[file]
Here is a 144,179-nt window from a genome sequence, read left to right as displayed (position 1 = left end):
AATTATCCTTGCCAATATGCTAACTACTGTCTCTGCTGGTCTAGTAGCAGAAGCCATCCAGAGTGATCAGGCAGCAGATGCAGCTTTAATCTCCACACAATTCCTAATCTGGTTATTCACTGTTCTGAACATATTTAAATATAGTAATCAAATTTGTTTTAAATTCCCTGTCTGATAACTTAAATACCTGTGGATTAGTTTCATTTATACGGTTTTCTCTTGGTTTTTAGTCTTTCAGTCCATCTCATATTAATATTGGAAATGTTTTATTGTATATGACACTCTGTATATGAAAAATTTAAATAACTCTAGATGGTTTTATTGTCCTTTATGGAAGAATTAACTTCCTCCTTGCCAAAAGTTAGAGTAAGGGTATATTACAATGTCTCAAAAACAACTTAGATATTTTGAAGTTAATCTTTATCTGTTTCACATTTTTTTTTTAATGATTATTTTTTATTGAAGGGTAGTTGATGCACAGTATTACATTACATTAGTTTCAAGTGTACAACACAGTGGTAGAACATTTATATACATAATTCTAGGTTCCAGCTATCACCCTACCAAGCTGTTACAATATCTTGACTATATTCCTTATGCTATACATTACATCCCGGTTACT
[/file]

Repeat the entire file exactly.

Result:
Here is a 144,179-nt window from a genome sequence, read left to right as displayed (position 1 = left end):
AATTATCCTTGCCAATATGCTAACTACTGTCTCTGCTGGTCTAGTAGCAGAAGCCATCCAGAGTGATCAGGCAGCAGATGCAGCTTTAATCTCCACACAATTCCTAATCTGGTTATTCACTGTTCTGAACATATTTAAATATAGTAATCAAATTTGTTTTAAATTCCCTGTCTGATAACTTAAATACCTGTGGATTAGTTTCATTTATACGGTTTTCTCTTGGTTTTTAGTCTTTCAGTCCATCTCATATTAATATTGGAAATGTTTTATTGTATATGACACTCTGTATATGAAAAATTTAAATAACTCTAGATGGTTTTATTGTCCTTTATGGAAGAATTAACTTCCTCCTTGCCAAAAGTTAGAGTAAGGGTATATTACAATGTCTCAAAAACAACTTAGATATTTTGAAGTTAATCTTTATCTGTTTCACATTTTTTTTTTAATGATTATTTTTTATTGAAGGGTAGTTGATGCACAGTATTACATTACATTAGTTTCAAGTGTACAACACAGTGGTAGAACATTTATATACATAATTCTAGGTTCCAGCTATCACCCTACCAAGCTGTTACAATATCTTGACTATATTCCTTATGCTATACATTACATCCCGGTTACT